This morning, we’ve heard four readings from the Bible, each of which speaks of the nature of God. Since I like things to be more participatory, I would ask that you shout out words from the reading that you heard that describe God’s nature. What aspect of Creator was shared?
Wrath & destruction, darkness, distress & anguish. Is this how you understand God?
It goes without saying that this is the image that many in our world have of God—or perhaps more accurately—how they perceive God in light of those of us who supposedly are cast in God’s image.
Last night I went with some friends to a fundraiser for an organization called Women for Women International. They started with a film that looked at reconciliation efforts in Israel/Palestine, Northern Ireland and Rwanda. Particularly striking were the stories of the violence in Rwanda where one in every eight people was responsible for carrying out mass atrocities. Starting with small acts of calling Tutsis “cockroaches,” a devastating conflict arose where some 800,000 people were killed in just 100 days; by and large the murders were done with machetes, clubs and knives.
No culture that I know of has been free from some level of violence and atrocity. Consequently, how do we explain this? It’s our nature. Human nature. Our reptilian brain.
But I ask, is this your nature? Personally?
Under the right circumstance—or more correctly the wrong circumstances—perhaps you would. Perhaps I would. Poverty. Violence. The fear of reproach: these drive us to do terrible things.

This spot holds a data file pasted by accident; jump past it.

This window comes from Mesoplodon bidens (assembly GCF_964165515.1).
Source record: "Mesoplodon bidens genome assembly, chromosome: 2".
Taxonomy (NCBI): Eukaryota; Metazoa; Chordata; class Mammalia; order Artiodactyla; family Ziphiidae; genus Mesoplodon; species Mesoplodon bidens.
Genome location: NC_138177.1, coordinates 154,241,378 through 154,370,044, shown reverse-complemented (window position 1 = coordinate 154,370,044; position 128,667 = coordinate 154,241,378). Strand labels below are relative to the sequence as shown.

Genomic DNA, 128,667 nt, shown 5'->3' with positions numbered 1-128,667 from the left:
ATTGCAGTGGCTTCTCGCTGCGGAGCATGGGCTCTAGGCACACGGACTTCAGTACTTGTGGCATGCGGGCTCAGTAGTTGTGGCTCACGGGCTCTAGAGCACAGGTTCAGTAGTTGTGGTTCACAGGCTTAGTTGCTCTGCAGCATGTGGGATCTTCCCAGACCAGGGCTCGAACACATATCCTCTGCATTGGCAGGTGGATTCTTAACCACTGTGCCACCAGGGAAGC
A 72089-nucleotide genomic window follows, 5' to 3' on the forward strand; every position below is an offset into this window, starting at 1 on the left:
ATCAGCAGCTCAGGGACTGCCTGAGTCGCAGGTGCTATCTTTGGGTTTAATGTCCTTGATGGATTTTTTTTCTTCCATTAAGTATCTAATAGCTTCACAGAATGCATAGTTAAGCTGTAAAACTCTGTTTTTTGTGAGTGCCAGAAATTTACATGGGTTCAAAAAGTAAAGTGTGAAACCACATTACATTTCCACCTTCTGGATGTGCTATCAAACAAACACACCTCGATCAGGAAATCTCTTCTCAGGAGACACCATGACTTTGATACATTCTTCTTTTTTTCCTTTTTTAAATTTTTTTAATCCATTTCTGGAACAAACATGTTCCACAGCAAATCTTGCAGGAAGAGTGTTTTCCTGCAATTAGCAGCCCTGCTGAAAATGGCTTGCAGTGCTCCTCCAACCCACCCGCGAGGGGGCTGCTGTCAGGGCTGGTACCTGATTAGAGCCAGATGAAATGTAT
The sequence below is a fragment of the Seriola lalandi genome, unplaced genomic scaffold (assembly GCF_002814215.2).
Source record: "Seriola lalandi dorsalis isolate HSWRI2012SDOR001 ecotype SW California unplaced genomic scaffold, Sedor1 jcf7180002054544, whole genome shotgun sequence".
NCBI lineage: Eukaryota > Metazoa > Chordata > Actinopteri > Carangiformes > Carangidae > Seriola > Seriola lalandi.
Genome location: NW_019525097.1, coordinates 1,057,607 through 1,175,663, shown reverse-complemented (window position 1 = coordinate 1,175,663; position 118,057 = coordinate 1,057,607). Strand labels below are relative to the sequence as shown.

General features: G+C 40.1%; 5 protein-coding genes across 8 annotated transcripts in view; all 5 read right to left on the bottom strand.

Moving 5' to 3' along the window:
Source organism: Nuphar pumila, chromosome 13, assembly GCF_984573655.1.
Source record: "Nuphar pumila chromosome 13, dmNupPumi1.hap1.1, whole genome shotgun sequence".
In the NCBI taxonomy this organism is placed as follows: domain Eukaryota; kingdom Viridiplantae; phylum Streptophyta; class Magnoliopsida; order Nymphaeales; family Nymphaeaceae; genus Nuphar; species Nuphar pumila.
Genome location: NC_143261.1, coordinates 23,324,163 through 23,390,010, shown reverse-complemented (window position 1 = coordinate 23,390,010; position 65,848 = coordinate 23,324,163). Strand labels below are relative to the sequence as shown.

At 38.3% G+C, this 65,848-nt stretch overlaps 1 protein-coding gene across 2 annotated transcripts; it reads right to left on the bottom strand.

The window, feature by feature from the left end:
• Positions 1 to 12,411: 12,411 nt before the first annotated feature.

Children in Guatemala, Honduras and El Salvador are being asked by some of the most violent gangs in the world to go to the houses and businesses of neighbors and pick up extortion money for the gangs. It starts often with these smaller acts and progresses from there. And those who refuse to comply? We know many of them flee—either alone or with family—because they know the consequence for not complying is their own persecution, maybe death, or that of their family. Can you imagine being put in this position as a child or parent? I honestly can’t.
The 3rd servant from our story in Matthew lives in this reality. He tells his master, “'Master, I knew that you were a harsh man, reaping where you did not sow, and gathering where you did not scatter seed; so I was afraid, and I went and hid your talent in the ground. Here you have what is yours.” Focused more on safety, security and the assurance that nothing would be lost, he buries the talent entrusted him in fear. Understandable when a talent was enough to live on for many years.
And what is the Master’s response?
“'You wicked and lazy slave! You knew, did you, that I reap where I did not sow, and gather where I did not scatter? Then you ought to have invested my money with the bankers.
throw him into the outer darkness, where there will be weeping and gnashing of teeth.”
Phew. His fear of harshness proved a self-fulfilling prophecy.
And this is where the parable ends. But perhaps it should be where our story begins. If we step back and look at where this story falls in the context of Matthew’s Gospel, we are filled with visions—not of sugarplum fairies dancing in our heads, but apocalyptic nightmares of zombies and destruction.